'Optimum' is a moving target that's dependent on the needs of the app, but from a technical POV, a max flat impedance is the optimum, so Fs/Qts will define its Fp. From this we see that to get down to 25 Hz with authority will require a <25 Hz Fs driver with a Qts up to ~1.0 and preferably around 0.7 or a bit less depending on the driver's Fs and any room loading effect. Also, with larger pipes the driver's Vas needs to be enough to fill it up, a real problem with many drivers today that are designed to work in teeny-tiny cabs.
I already built TL sub back in 2006 with not so good driver for TL, but the result is affordable good for my ear.
Now, I have time to replace it , but this time I want better result by carefully choosing a driver that is fit with TL design.
So for my need, the driver should be:
1. Fs<25Hz , is it correct, lower is better?
2. Qts<1 , preferable 0.7 , what if lower than 0.7?
is there any other T/S parameter to be considered?
Right, you ideally want Fs to be at least as low as the lowest you want it to go and if it has enough power handling, then a little lower.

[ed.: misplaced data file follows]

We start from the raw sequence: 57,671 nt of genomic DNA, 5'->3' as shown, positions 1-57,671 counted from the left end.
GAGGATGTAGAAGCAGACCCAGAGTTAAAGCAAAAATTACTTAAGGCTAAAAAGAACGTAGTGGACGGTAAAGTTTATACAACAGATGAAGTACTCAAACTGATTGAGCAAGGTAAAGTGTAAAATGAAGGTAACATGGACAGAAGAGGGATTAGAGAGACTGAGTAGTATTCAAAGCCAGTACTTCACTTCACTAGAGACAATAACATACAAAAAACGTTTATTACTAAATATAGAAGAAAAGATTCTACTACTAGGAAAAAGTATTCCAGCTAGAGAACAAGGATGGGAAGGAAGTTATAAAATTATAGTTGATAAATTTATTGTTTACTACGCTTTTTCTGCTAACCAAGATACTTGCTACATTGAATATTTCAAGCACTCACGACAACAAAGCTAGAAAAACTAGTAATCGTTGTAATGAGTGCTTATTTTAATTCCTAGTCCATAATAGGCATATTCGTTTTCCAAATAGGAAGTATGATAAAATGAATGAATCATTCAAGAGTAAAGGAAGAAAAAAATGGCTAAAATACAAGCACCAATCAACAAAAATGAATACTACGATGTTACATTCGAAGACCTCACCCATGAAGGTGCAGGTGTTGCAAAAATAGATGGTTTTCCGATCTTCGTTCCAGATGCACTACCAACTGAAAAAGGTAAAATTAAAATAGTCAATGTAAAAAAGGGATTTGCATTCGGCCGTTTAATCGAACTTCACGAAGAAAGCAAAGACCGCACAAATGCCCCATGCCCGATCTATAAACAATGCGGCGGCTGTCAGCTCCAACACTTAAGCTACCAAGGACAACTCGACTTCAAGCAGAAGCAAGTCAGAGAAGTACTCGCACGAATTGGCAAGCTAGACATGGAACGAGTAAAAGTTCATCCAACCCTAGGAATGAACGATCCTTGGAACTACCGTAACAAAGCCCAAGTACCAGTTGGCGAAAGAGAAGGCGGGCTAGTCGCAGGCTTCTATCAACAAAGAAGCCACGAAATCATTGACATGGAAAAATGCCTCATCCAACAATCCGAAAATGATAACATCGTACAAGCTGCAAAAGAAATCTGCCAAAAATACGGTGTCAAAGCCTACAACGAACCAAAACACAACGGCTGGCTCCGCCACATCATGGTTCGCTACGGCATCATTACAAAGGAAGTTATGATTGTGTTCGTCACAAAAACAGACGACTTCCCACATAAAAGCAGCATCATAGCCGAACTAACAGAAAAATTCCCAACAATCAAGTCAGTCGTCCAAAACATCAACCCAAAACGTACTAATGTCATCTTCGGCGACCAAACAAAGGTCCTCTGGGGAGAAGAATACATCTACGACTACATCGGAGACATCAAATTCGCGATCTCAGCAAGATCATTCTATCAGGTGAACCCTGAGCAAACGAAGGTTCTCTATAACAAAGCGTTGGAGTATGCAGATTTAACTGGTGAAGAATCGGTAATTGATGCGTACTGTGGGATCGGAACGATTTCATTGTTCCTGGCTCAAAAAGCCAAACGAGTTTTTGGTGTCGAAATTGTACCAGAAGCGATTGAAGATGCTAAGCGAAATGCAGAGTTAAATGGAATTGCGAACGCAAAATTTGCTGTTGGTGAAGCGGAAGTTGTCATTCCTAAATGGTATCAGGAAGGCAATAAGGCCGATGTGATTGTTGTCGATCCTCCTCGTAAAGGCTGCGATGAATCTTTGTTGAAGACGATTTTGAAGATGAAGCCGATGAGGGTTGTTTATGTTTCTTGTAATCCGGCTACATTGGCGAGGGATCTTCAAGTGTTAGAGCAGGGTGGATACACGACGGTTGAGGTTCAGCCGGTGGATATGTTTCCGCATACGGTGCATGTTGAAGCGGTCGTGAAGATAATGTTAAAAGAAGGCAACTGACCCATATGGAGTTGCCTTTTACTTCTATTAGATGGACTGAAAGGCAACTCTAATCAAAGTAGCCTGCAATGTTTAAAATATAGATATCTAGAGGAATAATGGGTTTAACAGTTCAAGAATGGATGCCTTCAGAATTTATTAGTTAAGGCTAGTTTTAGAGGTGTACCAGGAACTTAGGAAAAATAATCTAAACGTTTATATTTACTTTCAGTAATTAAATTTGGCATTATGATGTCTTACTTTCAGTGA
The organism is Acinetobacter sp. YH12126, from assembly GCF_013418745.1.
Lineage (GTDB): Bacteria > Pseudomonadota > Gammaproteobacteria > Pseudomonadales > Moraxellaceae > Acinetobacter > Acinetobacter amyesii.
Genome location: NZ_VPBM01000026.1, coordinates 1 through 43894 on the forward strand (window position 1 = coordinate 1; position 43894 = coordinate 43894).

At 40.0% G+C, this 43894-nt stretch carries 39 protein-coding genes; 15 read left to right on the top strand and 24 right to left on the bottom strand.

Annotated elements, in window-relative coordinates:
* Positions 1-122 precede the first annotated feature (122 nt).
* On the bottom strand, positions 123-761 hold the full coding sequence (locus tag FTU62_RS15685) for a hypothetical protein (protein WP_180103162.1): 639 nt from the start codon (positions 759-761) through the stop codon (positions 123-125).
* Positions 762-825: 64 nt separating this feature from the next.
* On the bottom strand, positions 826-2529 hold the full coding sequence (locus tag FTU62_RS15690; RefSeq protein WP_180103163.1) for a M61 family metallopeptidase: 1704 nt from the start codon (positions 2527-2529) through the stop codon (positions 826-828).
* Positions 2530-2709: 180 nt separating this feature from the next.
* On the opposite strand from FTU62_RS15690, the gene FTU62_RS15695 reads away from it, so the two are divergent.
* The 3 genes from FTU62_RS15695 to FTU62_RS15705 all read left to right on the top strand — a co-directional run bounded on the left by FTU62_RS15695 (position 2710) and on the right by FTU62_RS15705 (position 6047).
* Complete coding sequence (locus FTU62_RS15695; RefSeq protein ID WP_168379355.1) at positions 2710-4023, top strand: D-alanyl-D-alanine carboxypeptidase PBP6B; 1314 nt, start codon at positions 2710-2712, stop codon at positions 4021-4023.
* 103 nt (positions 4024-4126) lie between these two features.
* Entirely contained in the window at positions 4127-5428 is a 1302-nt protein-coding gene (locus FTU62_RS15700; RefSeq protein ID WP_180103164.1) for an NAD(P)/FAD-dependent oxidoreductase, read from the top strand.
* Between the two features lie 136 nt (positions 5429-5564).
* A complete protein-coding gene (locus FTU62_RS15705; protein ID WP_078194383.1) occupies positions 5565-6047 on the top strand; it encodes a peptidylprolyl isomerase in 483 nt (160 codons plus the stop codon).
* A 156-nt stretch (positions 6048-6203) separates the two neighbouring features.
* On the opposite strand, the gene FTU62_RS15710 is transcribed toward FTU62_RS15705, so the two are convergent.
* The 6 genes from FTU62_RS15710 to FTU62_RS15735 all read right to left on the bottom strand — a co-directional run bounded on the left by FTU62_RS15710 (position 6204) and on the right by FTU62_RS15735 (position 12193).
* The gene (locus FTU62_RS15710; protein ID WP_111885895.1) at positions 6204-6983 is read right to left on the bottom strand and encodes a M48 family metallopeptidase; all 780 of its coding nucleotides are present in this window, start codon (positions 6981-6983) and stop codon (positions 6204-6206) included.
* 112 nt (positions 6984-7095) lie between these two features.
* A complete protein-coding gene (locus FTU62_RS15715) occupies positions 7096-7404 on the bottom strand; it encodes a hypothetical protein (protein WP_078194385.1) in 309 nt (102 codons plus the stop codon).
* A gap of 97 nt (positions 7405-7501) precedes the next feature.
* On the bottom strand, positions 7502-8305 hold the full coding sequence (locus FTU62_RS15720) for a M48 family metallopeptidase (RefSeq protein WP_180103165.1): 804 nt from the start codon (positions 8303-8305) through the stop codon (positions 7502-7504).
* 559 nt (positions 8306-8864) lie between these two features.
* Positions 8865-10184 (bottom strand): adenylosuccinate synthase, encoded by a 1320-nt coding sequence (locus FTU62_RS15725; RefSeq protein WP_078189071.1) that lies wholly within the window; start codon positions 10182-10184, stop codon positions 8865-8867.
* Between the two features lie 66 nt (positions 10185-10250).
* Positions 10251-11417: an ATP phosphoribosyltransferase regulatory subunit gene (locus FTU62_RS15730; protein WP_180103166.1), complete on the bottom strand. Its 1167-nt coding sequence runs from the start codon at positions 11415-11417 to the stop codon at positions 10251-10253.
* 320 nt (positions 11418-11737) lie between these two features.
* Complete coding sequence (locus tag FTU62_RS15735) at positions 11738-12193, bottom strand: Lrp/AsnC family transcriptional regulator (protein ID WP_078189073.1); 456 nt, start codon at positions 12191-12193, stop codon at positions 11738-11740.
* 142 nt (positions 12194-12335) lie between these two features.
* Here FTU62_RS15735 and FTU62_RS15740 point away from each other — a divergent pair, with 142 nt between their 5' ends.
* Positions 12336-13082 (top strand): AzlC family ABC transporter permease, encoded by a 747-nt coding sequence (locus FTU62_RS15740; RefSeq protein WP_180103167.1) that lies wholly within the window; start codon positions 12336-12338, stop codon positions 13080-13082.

Just like with a typical vented alignment, the lower Qts is, the higher its F3 will be if not EQ'd.
As I noted, low tuned TLs with any decent output are large, so the driver's Vas needs to be high enough to 'fill up' the TL. If it won't, then a hybrid is required, i.e. place the driver in a box and add large/long vent. Another way is to use a reverse tapered TL (TQWT).
For instance, the Exodus Audio Shiva X2 has a ~21.3 Hz Fs, but only a 97.12 L Vas, so tuned to 21.3 Hz the TL's area isn't large enough to mount the driver and with a ~0.39 Qts, yields a ~26 Hz F3 in half space, though of course it will be considerably higher if stuffed.
A large enough TQWT to fit the driver comfortably in will be ~20% larger though.
Unfortunately, you have to design it first to find out what each driver 'wants' in the way of acoustic impedance loading. Now that MJK has developed a relatively simple 'classic' TL designer complete with driver offset suggestions that another DIYer turned into an Excel SS to make it even quicker/easier, it doesn't take long to find out if the driver will comfortably fit (typically 3-4x Sd) and software to fine tune it if need be using an old MathCad demo available from his site: Quarter Wavelength Loudspeaker Design
WRT driving position, for a (sub) woofer that's limited to ~ two octaves, i.e. its HF limit is ~ 1WL away from Fp, then end loading is best since it yields the maximum gain; otherwise, offset is usually best overall since it trades max gain down low for a smoother response over a wider BW with less stuffing density.
For 25 Hz then, 25*2^2 = ~100 Hz upper usable limit for end loaded and by 'end loaded' I mean it can be mounted either on the top plate or end of a side plate.